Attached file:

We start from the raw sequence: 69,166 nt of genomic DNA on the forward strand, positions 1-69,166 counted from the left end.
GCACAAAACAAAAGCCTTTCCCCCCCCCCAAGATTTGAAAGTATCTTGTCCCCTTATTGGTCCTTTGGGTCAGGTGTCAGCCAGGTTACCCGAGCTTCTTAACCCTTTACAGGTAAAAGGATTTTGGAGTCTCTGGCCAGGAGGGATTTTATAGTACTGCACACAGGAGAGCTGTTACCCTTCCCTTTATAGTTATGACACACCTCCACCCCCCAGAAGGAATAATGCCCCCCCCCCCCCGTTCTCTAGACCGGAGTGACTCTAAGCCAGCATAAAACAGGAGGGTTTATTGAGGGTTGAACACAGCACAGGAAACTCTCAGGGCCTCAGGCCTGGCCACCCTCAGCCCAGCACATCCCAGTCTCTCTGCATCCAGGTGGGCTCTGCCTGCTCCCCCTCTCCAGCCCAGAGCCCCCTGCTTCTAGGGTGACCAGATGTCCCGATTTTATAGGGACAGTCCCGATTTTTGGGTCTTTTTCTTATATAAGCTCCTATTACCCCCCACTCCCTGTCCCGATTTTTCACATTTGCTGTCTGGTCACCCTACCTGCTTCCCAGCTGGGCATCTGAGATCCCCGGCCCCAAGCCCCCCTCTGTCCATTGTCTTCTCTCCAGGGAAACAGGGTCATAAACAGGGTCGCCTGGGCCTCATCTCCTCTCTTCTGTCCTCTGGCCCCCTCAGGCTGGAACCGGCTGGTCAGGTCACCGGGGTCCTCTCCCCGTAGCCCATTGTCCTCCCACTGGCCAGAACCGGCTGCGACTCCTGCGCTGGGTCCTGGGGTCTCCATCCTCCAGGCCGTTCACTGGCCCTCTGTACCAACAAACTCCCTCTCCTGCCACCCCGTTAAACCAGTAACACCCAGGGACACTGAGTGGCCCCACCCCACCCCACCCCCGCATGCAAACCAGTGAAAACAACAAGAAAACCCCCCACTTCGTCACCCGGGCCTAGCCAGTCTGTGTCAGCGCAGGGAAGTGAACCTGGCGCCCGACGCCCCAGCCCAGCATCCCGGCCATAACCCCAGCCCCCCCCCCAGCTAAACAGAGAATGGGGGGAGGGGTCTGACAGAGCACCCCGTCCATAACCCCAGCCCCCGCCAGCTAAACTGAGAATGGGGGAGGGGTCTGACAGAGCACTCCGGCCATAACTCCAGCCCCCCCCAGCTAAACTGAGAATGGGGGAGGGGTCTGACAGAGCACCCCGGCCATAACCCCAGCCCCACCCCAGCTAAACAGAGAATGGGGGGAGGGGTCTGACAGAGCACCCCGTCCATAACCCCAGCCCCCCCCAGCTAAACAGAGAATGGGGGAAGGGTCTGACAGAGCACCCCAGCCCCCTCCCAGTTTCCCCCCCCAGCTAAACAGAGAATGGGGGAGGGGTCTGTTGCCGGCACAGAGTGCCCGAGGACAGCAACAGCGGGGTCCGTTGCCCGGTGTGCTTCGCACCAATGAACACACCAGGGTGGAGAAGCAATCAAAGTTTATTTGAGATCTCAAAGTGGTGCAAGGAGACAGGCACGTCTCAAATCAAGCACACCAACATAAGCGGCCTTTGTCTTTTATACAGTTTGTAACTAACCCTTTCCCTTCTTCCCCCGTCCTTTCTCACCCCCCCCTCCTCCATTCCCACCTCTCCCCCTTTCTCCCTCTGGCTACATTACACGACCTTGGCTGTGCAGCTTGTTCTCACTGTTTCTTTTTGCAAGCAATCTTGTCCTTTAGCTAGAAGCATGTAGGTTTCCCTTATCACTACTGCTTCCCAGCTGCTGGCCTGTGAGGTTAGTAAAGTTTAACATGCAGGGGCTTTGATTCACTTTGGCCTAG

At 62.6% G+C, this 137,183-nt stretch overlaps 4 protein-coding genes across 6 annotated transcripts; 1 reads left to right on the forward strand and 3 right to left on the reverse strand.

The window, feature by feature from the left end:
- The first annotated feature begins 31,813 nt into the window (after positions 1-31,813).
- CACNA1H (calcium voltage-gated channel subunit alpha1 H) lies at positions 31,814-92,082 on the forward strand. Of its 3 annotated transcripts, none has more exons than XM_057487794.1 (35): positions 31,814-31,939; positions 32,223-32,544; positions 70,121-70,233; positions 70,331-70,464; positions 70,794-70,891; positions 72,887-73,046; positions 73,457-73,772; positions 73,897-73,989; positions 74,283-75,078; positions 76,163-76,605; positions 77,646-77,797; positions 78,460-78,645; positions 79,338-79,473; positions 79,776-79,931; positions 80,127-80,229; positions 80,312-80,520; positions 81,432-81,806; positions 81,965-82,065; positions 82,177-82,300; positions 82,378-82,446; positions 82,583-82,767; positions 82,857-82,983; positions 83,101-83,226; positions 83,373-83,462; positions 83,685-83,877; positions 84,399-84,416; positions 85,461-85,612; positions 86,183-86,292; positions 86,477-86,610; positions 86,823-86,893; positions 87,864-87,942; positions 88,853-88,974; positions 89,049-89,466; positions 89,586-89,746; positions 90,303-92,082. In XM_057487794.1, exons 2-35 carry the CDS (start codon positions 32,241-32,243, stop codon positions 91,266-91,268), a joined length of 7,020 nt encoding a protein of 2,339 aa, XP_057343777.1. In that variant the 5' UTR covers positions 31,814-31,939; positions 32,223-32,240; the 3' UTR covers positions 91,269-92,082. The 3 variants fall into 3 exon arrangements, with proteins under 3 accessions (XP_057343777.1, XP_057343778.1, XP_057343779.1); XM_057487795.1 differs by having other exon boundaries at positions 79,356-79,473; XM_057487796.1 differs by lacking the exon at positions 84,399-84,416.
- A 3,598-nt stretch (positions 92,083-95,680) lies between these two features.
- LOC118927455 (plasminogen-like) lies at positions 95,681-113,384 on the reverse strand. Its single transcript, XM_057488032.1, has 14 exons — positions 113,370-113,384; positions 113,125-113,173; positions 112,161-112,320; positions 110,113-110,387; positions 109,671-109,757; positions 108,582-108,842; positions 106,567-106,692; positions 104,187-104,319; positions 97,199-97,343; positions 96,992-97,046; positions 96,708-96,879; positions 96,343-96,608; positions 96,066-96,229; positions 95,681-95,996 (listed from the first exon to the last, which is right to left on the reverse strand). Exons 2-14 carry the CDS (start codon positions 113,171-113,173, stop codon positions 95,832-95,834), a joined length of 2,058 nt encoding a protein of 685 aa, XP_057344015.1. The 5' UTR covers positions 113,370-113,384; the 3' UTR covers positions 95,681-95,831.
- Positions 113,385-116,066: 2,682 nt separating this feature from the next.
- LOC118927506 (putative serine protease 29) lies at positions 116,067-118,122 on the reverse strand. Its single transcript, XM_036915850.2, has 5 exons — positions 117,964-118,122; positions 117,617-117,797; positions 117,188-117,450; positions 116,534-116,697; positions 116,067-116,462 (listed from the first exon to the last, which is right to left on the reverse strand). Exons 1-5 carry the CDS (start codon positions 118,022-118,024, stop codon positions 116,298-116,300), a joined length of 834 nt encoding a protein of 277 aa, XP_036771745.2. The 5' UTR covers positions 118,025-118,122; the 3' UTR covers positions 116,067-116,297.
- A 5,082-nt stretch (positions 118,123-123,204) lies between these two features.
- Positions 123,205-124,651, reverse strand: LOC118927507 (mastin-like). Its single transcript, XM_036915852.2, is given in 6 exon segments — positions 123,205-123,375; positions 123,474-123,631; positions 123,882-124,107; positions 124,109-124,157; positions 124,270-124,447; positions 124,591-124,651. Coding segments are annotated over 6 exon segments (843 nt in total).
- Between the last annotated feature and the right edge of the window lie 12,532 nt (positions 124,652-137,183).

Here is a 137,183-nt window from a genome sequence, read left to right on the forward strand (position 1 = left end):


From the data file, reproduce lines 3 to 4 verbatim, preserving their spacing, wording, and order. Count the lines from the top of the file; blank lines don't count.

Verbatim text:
At 62.6% G+C, this 137,183-nt stretch overlaps 4 protein-coding genes across 6 annotated transcripts; 1 reads left to right on the forward strand and 3 right to left on the reverse strand.

The window, feature by feature from the left end: